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Radar sensor VEGAPULS 64 ushers in a new outlook for level measurement in chemical and pharmaceutical applications

The new radar sensor VEGAPULS 64, with its high signal frequency of 80 GHz, has opened up new options in contactless level measurement applications that were previously considered extremely difficult.

When VEGAPULS 64 was introduced to the market in 2016, even specialists were surprised at how many possibilities this new instrument created. The reaction was the same two years earlier when the first radar transmitter for bulk solids, was launched, which also operates at the same high frequency of 80 GHz.

The crucial difference from previous radar level measuring instruments is the frequency: 80 GHz instead of the usual 26 GHz. This allows a focusing of the radar beam that is more than three times better, which in turn has a whole series of positive effects on the measurement. The very narrow measuring beam has a positive effect not only in applications with numerous tank internals, but also in applications with media that until now could not be readily measured with radar technology due to their poor reflectivity (very low dielectric constant). Even in applications with foam, extremely turbulent product surfaces, condensate or build up on the antenna, the higher measurement certainly now guarantees more reliable measuring results.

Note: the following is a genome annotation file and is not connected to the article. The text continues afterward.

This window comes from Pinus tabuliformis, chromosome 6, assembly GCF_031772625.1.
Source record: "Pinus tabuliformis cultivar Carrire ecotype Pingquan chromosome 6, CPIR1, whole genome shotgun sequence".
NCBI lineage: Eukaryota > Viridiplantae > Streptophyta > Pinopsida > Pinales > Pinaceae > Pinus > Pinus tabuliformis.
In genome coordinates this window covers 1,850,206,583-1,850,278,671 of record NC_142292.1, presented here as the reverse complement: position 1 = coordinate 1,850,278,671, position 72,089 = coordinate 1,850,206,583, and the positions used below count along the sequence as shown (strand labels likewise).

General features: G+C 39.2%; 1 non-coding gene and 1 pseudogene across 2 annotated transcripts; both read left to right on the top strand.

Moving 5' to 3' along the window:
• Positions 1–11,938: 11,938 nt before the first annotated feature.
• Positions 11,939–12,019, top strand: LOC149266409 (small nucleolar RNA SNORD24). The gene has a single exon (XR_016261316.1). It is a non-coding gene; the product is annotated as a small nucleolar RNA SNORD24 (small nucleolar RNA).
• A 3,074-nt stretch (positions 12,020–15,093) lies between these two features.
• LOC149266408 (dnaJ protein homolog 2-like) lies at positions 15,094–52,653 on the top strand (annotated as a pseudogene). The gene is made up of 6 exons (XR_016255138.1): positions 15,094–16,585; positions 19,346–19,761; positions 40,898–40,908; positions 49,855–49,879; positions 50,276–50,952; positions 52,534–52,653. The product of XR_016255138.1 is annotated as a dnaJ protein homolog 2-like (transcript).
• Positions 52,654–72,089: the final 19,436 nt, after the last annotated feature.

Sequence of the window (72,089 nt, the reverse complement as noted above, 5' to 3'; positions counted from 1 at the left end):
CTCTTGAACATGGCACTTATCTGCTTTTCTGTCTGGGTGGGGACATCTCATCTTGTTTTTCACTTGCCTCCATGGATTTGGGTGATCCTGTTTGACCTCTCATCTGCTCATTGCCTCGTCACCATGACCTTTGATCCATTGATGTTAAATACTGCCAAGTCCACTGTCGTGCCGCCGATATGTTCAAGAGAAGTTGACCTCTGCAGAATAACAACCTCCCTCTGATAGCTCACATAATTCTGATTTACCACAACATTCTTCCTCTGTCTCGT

Low installation costs

Suddenly, applications that hadn’t even been considered before became possible. In many plants in the chemical industry, for example, the trend now is to complement point level detection with a redundant, continuous measurement as well. However, because in the past the installation costs for this were usually too high, most plant operators decided to simply do without. VEGAPULS 64 is a continuous measuring instrument that can be installed and put into operation quickly and easily. The radar sensor can be easily installed on smaller, longer existing nozzles and connections, so the preparations for modifications are minimal.

Measuring instrument does not always have to be ‘calibrated’